PM NETANYAHU: I think that you have to be a little more precise in your premises, Elaine. Remember that I inherited an exceptional spree of bombings, suicide bombings, that claimed the lives of hundreds of Israelis over two and a half years, culminating in savage killings that claimed the lives of 60 Israelis in two days. That is in many ways the backdrop for the disappointment with the Palestinian Authority that led to my election and the request for me to ensure that the Palestinian Authority live up to its demands.

Before I ask them to live up to the demands of the Oslo agreements, which they signed alongside with Israel, I’ve said two things. Number one, I recognize my obligations under the agreement signed by the previous government. I redeployed from Hebron. I released women terrorist prisoners. I didn’t like doing it, but I did it. I handed over substantial funds to the Palestinian Authority, something that wasn’t done by the previous government. I did all that in compliance with the agreement.

But we have a right and that’s the second thing to demand of the Palestinian Authority to do their fair share in the agreement, beginning with security compliance. Now, the Palestinian Authority has to decide whether it wants to behave like a terror- sponsoring entity or state, in this case Libya or Syria or Iraq or other countries that allow terrorists to operate from their midst and do nothing about them, or even encourage them. Or they can act like other countries for example, like Egypt or like Jordan that actively fight the terrorists.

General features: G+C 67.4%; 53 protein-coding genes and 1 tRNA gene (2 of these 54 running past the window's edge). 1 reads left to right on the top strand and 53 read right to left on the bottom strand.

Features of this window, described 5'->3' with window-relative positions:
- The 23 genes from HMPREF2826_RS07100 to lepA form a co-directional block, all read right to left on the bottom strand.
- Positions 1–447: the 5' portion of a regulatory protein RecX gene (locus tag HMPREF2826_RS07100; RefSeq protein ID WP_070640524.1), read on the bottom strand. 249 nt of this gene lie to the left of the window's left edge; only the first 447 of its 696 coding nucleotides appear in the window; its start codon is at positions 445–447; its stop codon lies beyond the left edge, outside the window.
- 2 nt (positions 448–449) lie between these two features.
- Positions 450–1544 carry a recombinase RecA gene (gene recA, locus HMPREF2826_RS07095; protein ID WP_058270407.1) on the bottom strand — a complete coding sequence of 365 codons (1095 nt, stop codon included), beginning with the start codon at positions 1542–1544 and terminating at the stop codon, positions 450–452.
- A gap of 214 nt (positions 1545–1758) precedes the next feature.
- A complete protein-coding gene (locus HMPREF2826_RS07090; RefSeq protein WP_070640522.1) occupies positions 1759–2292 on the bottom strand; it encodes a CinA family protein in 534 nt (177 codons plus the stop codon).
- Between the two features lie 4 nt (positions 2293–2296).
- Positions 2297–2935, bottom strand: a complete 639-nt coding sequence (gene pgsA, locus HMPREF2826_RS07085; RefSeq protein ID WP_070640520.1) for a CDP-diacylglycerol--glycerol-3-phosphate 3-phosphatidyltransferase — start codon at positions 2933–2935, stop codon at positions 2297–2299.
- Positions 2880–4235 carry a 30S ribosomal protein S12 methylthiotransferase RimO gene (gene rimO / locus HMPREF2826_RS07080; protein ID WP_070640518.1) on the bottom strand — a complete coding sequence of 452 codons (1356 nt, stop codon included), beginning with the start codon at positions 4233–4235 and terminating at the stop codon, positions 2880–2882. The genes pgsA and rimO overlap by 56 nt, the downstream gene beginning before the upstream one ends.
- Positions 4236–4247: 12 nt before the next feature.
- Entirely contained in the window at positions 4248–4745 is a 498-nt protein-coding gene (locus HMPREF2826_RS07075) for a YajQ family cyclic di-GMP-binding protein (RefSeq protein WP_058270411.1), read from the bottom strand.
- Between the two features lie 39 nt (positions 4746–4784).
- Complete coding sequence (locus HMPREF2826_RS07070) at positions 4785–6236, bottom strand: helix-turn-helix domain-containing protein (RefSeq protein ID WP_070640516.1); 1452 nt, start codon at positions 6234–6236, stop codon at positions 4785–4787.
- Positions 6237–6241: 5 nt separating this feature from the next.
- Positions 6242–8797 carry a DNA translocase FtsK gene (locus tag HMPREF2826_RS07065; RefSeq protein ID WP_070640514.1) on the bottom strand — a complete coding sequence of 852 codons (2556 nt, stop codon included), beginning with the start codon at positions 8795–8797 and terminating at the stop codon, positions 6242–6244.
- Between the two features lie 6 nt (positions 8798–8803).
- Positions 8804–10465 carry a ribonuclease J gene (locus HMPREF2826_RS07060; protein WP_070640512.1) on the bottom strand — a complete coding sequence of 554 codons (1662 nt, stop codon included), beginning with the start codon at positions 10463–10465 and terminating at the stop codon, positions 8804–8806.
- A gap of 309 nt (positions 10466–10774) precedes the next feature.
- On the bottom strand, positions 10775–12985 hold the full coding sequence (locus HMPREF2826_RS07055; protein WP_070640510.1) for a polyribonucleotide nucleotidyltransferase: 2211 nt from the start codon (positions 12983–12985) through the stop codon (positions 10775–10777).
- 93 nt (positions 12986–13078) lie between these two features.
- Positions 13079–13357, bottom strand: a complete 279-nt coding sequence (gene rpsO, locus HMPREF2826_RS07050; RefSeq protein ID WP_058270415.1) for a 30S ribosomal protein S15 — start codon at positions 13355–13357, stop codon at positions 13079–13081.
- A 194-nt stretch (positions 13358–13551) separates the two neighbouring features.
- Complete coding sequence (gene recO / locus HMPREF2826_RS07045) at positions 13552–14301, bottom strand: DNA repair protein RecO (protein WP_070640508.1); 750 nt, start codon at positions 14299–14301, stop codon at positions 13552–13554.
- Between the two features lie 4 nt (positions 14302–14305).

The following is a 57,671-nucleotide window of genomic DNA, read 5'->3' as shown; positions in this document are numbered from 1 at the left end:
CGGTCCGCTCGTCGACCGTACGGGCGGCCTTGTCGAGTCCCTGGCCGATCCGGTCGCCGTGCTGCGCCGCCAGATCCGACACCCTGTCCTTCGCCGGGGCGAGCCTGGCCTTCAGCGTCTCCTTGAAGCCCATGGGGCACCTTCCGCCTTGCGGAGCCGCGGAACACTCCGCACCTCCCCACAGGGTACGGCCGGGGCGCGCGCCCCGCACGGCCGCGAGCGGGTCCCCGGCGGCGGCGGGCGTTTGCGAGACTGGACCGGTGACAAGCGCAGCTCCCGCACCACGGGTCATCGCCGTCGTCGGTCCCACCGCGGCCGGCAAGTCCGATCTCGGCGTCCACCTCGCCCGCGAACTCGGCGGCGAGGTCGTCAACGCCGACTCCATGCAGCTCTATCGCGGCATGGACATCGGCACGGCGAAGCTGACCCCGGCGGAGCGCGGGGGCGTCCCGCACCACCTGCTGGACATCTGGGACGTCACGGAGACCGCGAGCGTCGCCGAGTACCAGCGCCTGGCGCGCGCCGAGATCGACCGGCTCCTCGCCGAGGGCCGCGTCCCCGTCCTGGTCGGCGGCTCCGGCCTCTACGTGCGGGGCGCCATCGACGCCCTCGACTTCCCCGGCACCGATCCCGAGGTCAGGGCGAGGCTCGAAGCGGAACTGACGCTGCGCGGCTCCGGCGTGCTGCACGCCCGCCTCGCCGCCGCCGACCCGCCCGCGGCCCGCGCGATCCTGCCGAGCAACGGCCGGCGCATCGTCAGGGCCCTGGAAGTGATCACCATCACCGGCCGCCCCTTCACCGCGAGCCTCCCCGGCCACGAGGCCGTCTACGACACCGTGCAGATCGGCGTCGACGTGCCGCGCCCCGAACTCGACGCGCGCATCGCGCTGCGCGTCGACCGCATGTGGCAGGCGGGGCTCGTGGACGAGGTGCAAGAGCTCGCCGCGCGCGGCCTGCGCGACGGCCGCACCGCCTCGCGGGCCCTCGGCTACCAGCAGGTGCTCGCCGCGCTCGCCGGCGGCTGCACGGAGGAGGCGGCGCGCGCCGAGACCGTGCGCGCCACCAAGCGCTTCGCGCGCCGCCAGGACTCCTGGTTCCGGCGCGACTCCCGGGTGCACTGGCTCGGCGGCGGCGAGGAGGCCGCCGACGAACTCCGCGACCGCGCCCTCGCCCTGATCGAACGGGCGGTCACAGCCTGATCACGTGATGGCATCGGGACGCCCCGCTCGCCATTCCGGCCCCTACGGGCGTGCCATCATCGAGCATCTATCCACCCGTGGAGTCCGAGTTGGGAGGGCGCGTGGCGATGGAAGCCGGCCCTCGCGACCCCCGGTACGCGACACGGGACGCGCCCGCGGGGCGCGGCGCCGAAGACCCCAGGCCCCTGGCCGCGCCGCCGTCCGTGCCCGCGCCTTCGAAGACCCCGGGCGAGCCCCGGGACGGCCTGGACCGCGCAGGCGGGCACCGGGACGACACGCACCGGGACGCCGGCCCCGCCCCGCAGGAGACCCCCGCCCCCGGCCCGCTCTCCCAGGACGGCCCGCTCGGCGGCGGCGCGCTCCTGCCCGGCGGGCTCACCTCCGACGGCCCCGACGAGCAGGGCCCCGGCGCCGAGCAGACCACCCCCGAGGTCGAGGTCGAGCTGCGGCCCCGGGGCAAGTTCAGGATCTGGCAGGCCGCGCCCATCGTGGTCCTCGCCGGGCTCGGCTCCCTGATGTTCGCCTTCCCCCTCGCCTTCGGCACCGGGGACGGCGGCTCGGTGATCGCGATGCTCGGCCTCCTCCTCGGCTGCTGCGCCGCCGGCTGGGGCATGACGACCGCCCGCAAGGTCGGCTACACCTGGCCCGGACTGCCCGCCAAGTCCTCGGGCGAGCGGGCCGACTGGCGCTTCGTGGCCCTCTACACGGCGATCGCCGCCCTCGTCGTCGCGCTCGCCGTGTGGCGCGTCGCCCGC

So far they’ve been behaving more like the former rather than the latter. And we expect them to take very tough action against the terrorists, to jail the leaders, to stop the incitement towards violence and terror, to collect the weapons and explosives. All of that has not been done, despite solemn pledges by Arafat to do so. And I hope that this will change, and change rapidly, for all our sakes.

MS. SCIOLINO: So you are saying essentially you don’t have any responsibility to move this forward; it’s all their fault.

PM NETANYAHU: I think that we have an agreement. Agreements have to be kept. I’ve kept my side. The grievances that the Palestinians have towards me are not related in any way to things that are incorporated in the agreement. And I think that the first thing to do is keep contracts. I think that the first premise of Oslo, as the late Yitzhak Rabin said, was we give them territory; they give us a pledge to fight terrorism from within those territories. That has not happened.